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A lot of the early modern period of philosophy (think around Newton, more or less) in the west had to do with how much of human knowledge and experience were the result of, on the one hand, simply absorbing data from the environment, and, on the other hand, the playing out of faculties that were pre-built into us, by whatever agency.

When we develop tools like logic and math, for instance, are we absorbing those relationships from the environment, or are we only making explicit to ourselves the norms of cognition that are innate to the way our brains are constructed? Alternately, when we look a red apple on the table, how much of things like redness or roundness are properties of things ‘out there’, versus how much are only switches in our sensory hardware that happen to get tripped by things that are, at bottom,  just more swarms of protons and neutrons?

Why does this matter to our discussion? Well, it shows the linkage between our early simple examples and the more complicated considerations we’re getting to now. The reason necker cubes and rabbitducks affect us the way they do is that we seem to have certain innate tendencies to interpret things a certain way wired into us by evolution. Prey shapes, edge detection, depth cues…it certainly makes sense that every human would not have to simply learn all those things starting from scratch. When you look at a perspective painting, you don’t generally have to figure out in the moment that it is meant to simulate the visual aspects of three-dimensional space. chances are, you just respond to it as if it were.  But how much of that do actually have any control over? We can see with some effort that the necker cube is just a flat pattern of lines, but can we ever really get to the stage where that switch is turned off? Would we even want to get to such a place?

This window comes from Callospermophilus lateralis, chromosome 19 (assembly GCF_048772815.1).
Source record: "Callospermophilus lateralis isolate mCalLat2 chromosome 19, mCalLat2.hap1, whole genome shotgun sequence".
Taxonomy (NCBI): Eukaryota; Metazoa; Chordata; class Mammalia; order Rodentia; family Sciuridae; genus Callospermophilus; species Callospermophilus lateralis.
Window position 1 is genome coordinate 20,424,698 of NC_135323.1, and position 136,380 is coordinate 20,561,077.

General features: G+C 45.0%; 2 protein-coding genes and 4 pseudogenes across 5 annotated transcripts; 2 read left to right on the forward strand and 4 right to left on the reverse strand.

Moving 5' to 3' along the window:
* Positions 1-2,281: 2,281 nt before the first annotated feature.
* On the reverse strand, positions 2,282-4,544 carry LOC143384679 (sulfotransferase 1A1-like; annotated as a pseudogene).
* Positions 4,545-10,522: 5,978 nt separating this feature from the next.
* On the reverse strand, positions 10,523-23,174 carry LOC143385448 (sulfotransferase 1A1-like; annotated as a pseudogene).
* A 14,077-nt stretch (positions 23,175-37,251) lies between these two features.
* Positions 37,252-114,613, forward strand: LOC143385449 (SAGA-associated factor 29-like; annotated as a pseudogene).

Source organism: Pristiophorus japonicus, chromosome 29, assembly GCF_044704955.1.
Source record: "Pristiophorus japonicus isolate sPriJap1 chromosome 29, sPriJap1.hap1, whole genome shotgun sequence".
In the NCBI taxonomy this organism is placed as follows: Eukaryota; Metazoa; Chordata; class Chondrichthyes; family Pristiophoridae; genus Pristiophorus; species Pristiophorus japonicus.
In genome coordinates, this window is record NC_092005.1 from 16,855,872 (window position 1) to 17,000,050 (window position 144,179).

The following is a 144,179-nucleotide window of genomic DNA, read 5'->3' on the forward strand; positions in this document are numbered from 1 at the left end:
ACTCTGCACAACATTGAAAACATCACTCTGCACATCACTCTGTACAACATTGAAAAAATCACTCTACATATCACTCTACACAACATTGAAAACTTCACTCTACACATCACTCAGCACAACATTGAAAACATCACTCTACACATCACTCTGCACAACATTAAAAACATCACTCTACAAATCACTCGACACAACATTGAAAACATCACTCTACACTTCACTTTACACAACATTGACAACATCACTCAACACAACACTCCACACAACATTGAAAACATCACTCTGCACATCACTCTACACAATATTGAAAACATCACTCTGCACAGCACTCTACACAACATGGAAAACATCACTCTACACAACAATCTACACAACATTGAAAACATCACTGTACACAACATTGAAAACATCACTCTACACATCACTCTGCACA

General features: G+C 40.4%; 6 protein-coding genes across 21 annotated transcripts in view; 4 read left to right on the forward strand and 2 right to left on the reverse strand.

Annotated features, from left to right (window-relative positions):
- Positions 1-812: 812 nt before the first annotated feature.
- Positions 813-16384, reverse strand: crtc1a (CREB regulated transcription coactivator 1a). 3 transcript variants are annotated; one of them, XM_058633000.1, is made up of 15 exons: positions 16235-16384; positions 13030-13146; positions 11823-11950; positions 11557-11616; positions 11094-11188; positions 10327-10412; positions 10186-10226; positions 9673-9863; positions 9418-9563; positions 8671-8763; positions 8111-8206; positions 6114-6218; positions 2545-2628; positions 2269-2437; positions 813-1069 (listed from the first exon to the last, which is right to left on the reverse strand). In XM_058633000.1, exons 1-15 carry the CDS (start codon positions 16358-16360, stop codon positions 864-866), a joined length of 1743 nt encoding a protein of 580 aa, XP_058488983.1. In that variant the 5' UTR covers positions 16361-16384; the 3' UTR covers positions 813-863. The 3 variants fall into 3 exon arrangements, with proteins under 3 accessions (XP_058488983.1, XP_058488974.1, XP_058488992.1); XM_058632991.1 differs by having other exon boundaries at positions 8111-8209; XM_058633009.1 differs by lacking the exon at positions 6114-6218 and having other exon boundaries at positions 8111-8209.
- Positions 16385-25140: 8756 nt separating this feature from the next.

So, when we switch focus to the particular illusions that generate tension in humans, it’s worth thinking about how far the analogy actually holds. What would it actually be like if our own internally generated images of ourselves didn’t produce any reaction from us at all?  Will it turn out that we are trying to break something that is actually hard-wired into us? Is that even possible? Is it even a logically coherent idea–why or why not? If we could do it, would it even be desirable? And, of course, is this even what we mean by enlightenment at all, or even a part of it?

 

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